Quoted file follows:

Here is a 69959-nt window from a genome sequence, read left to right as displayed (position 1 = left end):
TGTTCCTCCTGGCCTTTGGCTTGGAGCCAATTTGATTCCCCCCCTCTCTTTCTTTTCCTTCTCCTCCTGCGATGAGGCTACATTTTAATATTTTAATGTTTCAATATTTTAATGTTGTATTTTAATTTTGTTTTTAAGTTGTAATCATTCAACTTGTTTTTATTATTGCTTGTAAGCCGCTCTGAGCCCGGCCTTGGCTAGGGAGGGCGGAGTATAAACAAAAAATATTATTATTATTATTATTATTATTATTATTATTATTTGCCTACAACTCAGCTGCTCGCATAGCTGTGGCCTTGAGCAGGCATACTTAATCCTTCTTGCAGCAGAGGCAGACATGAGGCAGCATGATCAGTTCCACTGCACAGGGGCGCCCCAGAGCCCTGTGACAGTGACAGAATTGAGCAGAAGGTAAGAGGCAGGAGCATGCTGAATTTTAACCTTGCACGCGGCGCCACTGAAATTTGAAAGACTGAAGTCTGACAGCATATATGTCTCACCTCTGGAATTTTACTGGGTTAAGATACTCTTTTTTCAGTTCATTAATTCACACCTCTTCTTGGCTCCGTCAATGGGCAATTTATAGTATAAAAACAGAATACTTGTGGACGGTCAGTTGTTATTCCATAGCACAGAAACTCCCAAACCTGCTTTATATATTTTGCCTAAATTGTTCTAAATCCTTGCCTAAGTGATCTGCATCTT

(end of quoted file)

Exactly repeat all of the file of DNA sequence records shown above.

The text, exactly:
Here is a 69959-nt window from a genome sequence, read left to right as displayed (position 1 = left end):
TGTTCCTCCTGGCCTTTGGCTTGGAGCCAATTTGATTCCCCCCCTCTCTTTCTTTTCCTTCTCCTCCTGCGATGAGGCTACATTTTAATATTTTAATGTTTCAATATTTTAATGTTGTATTTTAATTTTGTTTTTAAGTTGTAATCATTCAACTTGTTTTTATTATTGCTTGTAAGCCGCTCTGAGCCCGGCCTTGGCTAGGGAGGGCGGAGTATAAACAAAAAATATTATTATTATTATTATTATTATTATTATTATTATTTGCCTACAACTCAGCTGCTCGCATAGCTGTGGCCTTGAGCAGGCATACTTAATCCTTCTTGCAGCAGAGGCAGACATGAGGCAGCATGATCAGTTCCACTGCACAGGGGCGCCCCAGAGCCCTGTGACAGTGACAGAATTGAGCAGAAGGTAAGAGGCAGGAGCATGCTGAATTTTAACCTTGCACGCGGCGCCACTGAAATTTGAAAGACTGAAGTCTGACAGCATATATGTCTCACCTCTGGAATTTTACTGGGTTAAGATACTCTTTTTTCAGTTCATTAATTCACACCTCTTCTTGGCTCCGTCAATGGGCAATTTATAGTATAAAAACAGAATACTTGTGGACGGTCAGTTGTTATTCCATAGCACAGAAACTCCCAAACCTGCTTTATATATTTTGCCTAAATTGTTCTAAATCCTTGCCTAAGTGATCTGCATCTT